Whistle-Blowers Tell Stories of Fear and Vindication
WASHINGTON—Whistle-blowers risk their careers, fortunes, reputations, and sometimes their freedom. They are public or corporate employees, who witness waste, fraud, and abuse of the law, and decide to go public with the information.
Whistle-blowers Thomas Drake and Rick Piltz spoke last week at the American Whistleblower Tour: Essential Voices for Accountability.
Drake exposed mismanagement at the National Security Agency (NSA); Piltz exposed White House censorship and falsification of scientific opinions in global warming reports intended for the public and Congress. Both described their rollercoaster rides during and after they made the life-changing decision to go public with their knowledge of malfeasance.
The tour visited the University of the District of Columbia (UDC) on March 22, its seventh stop in this academic year. In 2011–2012, it traveled to 13 colleges and universities. The Government Accountability Project (GAP) and UDC’s David A. Clarke School of Law sponsored the event.
Thomas Drake and DOJ
The Department of Justice case against Thomas Drake in 2011 received a lot of press coverage and even a segment on CBS’s “60 Minutes.”
In 2001, Drake became a senior executive at the NSA, where he says he witnessed massive waste and mismanagement. The NSA was deciding on a program to cope with the massive amount of telephonic and electronic message data to identify terrorist threats and networks following 9/11. Two programs were being considered. The one selected by NSA management, Trailblazer, was costly, inefficient, and violated the privacy rights of American citizens, while the one that Drake favored, Thin Tread, cost a fraction of Trailblazer, and did not engage in illegal and unconstitutional domestic surveillance, he said.
Drake felt that implementing Trailblazer “amounted to gross fraud that cost taxpayers billions,” says GAP, and violated Fourth Amendment privacy rights, when there was a better, legal alternative.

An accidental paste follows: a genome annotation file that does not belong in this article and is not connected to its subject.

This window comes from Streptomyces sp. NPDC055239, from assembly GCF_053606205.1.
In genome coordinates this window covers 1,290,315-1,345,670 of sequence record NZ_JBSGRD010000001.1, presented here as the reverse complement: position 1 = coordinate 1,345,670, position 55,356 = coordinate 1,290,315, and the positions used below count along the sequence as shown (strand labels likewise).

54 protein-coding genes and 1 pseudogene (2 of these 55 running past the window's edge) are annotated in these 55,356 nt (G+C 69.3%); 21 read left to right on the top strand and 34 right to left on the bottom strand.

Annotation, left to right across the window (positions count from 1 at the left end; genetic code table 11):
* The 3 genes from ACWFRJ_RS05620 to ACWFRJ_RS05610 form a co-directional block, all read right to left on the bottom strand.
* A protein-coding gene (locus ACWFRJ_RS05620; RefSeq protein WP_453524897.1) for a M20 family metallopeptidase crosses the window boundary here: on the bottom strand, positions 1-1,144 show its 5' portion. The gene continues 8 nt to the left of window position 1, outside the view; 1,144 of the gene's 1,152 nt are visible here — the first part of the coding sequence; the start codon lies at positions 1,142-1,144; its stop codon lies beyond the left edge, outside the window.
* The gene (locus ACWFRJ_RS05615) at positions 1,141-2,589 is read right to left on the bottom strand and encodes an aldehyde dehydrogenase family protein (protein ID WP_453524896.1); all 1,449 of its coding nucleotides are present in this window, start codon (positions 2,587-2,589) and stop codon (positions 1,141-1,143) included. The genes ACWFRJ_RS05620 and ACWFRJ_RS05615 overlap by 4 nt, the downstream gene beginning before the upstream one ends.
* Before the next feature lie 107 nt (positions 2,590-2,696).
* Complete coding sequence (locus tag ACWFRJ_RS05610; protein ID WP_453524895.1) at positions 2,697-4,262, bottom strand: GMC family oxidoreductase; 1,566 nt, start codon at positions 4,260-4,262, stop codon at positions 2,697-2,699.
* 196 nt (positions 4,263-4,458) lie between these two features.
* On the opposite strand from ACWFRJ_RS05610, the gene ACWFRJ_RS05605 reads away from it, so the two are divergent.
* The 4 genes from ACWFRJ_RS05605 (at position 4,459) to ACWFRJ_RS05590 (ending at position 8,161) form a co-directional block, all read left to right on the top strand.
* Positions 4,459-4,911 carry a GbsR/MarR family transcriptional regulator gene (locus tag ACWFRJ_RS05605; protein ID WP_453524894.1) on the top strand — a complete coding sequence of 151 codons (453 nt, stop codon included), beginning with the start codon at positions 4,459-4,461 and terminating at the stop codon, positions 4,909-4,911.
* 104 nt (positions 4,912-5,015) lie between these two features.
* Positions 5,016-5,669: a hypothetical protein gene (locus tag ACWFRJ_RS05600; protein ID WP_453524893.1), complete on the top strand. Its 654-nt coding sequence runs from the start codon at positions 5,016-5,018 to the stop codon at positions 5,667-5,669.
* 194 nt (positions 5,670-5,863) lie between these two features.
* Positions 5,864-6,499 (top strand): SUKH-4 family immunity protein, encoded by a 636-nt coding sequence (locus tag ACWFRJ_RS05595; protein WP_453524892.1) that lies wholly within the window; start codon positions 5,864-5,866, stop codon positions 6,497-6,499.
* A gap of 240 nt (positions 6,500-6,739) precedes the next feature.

Drake went to his superiors, to Congress, and to the NSA inspector general, and got nowhere. He went to the Department of Defense inspector general (DODIG), became a “material witness for DODIG,” and provided thousands of documents, he said. The DOD IG later published a classified report in which the unclassified version validated Drake’s claims.
NSA management retaliated. Drake was marginalized at work and isolated, while management persisted in promoting Trailblazer.
“Contractors burned through hundreds of millions of dollars and [Trailblazer] still couldn’t give the NSA the solution it urgently needed,” said Scott Pelley on “60 Minutes” on May 22, 2011. Eventually NSA was forced to cancel Trailblazer after spending $1.2 billion. As a result of the waste, Congress revoked NSA’s spending authority on large programs for five years.
Failing to get anywhere through normal channels, Drake decided to tell his story to a reporter from the Baltimore Sun.
“I knew it was fraught with peril, but I did so anyway,” he said.
The Sun published a series of articles exposing the government waste. Drake provided the Sun reporter with much information, but was careful not to provide any classified material.
In 2006, the Justice Department targeted Drake with a “huge investigation,” he said. Drake said that for 15 months, he “could feel the full weight of the Justice Department come down on [him].” He said he was always followed.
The FBI raided his home in November 2007, searching for evidence that he had leaked information to the New York Times for a December 2005 story of NSA’s wiretapping program without the use of warrants as required by law. The law required that a request to eavesdrop domestically must be made through the Foreign Intelligence Surveillance Court. The Times revealed that President Bush secretly authorized eavesdropping with warrantless wiretap surveillance in December 2002.